Jem’s right, the community is genuine. Unlike Instagram influencers or the most-viewed YouTube tutorials, all the selfies posted are free from retouching and artfully constructed backdrops featuring candles and chenille throws. You can see piles of kids' toys, laundry and dirty dishes. Skin is unfiltered, raw and beautiful, hair is unbrushed and most of the women are in their pyjamas. In contrast to the beauty hauls you see elsewhere, the emphasis is often on finding the most cost-efficient product, rather than the flashiest. During the live streams, which anyone can post, the women chat to people in the comments about how a certain powder stops them getting shiny during a shift at McDonald’s, or stop filling in their brows to discuss with their partner what to take out of the freezer for dinner. Keeping the group closed prevents spam and the kind of unbridled trolling for which comment sections are notorious – everything I’ve read has been supportive and uplifting.
Both of these groups owe a debt to old-school forums. While chat boards are largely a relic of a bygone era, a time before push notifications and seamless platform integration, two beauty boards remain behemoths. Reddit’s /r/MakeUpAddiction boasts 359,499 active users, while MakeUpAlley had over 700,000 visitors in a month according to ComScore. In fact, even if you’ve not posted on MakeUpAlley before, you’ve probably read one of their product reviews – their SEO is so good that they often outrank top beauty bloggers. Given that the group has actually been around for six years longer than YouTube (and 10 years more than Reddit), it's a well-deserved reputation. And although you might come for the detailed, in-depth product reviews by real women who are obsessed with beauty, you stay for the community. The "Cafe" Board, one of 12 non-beauty boards (there are now only nine beauty boards), racked up around 12,000 posts in 24 hours while I was observing; the "Make Up" board had just over 1,000. The former is home to discussions on everything from feeling stagnant in your love life ("I’m 27 and have no guy prospects and my sister is married – when’s it my time?") to the sort of things you’d call your mum for ("Are these eggs still good?"). The community is close-knit and supportive, if somewhat impenetrable to outsiders. Threads are littered with acronyms and jargon (MLBB is My Lips But Better; TF$ is Tom Ford, whereas TF is Too Faced – it’s like the original WLTM dating sites for a new generation), and confusing for anyone whose introduction to online conversation was internet 2.0. /r/MakeupAddiction is probably one of the friendlier Reddit threads but still essentially runs on its own language, and anyone who posts a selfie has to accept that they’ll receive "CC" (Constructive Criticism). Reddit styles itself as the front page of the internet but when I checked, MakeUpAlley had over twice the number of users.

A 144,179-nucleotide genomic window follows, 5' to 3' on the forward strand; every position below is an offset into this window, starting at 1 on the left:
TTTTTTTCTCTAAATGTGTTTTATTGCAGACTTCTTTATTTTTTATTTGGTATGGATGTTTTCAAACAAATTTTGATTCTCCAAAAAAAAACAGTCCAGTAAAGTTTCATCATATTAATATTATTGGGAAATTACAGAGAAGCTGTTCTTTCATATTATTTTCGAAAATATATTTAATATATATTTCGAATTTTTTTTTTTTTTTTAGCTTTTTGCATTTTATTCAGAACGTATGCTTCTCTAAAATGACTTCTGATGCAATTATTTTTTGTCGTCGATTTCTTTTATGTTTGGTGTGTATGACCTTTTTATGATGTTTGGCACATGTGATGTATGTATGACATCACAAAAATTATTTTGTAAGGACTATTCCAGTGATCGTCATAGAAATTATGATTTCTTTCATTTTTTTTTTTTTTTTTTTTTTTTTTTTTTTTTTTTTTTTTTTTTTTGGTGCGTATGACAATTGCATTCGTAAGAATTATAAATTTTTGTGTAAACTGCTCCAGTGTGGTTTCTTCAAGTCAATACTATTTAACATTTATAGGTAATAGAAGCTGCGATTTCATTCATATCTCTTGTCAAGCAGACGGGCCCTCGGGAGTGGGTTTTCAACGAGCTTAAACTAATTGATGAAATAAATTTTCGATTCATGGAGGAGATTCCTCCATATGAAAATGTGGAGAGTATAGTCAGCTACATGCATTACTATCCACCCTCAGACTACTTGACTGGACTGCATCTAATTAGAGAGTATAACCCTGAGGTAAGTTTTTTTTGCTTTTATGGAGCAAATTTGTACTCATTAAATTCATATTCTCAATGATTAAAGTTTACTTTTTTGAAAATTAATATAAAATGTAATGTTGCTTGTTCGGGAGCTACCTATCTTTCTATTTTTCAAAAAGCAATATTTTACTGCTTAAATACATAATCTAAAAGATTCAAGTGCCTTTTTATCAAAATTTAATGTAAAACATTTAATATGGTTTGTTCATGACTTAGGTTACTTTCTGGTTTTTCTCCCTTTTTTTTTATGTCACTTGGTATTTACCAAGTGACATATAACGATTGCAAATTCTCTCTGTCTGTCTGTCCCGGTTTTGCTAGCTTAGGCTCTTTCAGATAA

To access either of these forums you have to create an account and follow threads compulsively. Most of us would balk at having yet another login and password – especially when on Facebook, you can toggle seamlessly between a group and your newsfeed. There’s also a hierarchical feel: older, more established members who "get" the lingo dominate, whereas the Facebook groups seem more democratic. As Jem explained: "Facebook is accessible. The posts are short, accompanied with eye-catching pictures, the language is down to earth and if you don't understand something, you can ask for clarification and receive it instantly. Everything loads quickly and doesn’t require an external link." There’s also the sheer functionality of Facebook – adding videos is easy, you can livestream and tag people in the group.
Of course, there’s always a risk attached to asking a bunch of strangers for advice. Especially in the Facebook groups, I’ve seen a lot of discussions around where to buy waist trainers (which are definitely useless and dangerous) and questionable dieting advice. Asking a friend for a mascara recommendation is one thing; having them reevaluate what you eat is another. Hearteningly, there are posts from men transitioning to women who want makeup advice – and they’re received with love and respect.
The late, great Estée Lauder's marketing philosophy was "Telegraph, telegram, tell a friend" and the guerilla ethos of the woman who purposely spilled a bottle of her bath oil in a department store so the scent would circulate and drum up interest lives on, as more and more women return to word-of-mouth recommendations. Free from ads, sponsored content and product placements, these threads are bathroom talk with a megaphone, group chats x 100, nosing around your friend’s makeup bag on steroids. FWIW (For What It’s Worth), I think this revolution could be here to stay.